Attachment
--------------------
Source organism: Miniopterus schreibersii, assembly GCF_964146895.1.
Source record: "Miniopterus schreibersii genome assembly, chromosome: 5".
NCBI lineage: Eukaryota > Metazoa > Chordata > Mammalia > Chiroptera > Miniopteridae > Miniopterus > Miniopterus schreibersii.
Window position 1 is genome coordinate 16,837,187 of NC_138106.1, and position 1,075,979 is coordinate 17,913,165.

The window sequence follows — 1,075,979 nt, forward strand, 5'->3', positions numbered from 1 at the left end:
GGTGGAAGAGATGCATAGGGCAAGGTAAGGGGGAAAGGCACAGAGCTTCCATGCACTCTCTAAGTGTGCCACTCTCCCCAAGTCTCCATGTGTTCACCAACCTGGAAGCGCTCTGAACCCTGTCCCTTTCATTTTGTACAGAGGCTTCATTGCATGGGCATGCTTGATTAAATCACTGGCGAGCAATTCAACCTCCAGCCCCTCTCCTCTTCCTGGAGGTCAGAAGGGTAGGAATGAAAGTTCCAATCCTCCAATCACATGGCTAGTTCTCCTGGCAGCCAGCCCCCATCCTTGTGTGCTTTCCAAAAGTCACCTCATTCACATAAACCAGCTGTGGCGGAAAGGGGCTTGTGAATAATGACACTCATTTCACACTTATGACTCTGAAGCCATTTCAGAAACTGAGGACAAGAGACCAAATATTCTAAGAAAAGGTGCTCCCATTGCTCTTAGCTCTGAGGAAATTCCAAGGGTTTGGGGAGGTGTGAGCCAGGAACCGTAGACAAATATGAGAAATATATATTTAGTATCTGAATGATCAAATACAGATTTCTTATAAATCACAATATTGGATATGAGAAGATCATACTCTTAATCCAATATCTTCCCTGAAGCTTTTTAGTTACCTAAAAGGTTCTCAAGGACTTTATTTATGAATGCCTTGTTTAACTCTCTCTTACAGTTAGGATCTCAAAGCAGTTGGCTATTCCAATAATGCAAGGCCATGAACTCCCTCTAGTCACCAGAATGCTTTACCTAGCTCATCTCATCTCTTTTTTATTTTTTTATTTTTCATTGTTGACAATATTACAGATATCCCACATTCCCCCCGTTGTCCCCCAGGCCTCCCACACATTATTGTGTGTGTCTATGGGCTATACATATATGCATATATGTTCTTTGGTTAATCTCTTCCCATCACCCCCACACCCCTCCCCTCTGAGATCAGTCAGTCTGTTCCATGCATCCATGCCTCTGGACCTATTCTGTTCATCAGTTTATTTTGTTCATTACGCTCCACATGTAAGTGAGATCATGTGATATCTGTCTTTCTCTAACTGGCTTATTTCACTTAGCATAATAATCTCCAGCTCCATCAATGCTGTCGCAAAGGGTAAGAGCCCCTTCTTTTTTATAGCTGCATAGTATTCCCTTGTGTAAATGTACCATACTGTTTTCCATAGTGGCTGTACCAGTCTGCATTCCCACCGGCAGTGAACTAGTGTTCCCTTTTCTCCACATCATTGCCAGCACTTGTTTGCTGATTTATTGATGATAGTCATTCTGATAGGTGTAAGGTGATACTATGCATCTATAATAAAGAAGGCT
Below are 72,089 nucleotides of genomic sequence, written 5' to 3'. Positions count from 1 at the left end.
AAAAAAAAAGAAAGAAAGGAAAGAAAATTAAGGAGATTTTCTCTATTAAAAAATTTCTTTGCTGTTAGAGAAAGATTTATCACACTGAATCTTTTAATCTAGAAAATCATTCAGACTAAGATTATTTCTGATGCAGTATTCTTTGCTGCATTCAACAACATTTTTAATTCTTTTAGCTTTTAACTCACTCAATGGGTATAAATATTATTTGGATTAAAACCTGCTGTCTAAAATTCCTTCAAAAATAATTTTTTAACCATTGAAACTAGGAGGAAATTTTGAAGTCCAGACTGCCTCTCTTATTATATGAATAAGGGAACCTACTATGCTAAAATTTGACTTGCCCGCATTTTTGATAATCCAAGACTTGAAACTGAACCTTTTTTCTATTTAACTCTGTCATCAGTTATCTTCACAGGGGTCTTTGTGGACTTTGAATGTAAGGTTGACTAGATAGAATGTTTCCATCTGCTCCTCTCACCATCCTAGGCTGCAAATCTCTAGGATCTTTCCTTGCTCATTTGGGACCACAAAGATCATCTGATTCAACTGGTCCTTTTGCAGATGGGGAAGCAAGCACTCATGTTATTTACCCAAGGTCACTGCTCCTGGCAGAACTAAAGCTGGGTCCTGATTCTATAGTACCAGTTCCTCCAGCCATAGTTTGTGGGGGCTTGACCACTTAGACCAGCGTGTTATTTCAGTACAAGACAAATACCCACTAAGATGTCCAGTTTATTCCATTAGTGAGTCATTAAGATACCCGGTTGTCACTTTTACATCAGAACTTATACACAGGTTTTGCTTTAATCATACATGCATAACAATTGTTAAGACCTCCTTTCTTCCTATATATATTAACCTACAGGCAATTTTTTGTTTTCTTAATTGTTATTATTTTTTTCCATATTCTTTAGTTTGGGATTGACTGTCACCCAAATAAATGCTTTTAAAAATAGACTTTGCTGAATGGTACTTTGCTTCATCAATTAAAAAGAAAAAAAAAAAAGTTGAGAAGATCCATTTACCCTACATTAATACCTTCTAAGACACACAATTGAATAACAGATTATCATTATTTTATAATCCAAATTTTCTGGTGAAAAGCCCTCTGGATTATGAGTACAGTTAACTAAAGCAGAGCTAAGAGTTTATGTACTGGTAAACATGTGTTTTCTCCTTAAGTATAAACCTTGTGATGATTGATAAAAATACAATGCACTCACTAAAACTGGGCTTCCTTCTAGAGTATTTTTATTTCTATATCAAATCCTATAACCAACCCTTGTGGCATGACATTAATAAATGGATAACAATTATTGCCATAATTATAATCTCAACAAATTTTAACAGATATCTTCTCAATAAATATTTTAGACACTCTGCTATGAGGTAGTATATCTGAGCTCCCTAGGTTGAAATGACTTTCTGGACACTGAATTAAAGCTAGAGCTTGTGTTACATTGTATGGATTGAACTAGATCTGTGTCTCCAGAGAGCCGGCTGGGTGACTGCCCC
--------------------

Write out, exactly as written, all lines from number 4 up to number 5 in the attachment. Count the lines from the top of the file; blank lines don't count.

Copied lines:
Window position 1 is genome coordinate 16,837,187 of NC_138106.1, and position 1,075,979 is coordinate 17,913,165.

The window sequence follows — 1,075,979 nt, forward strand, 5'->3', positions numbered from 1 at the left end: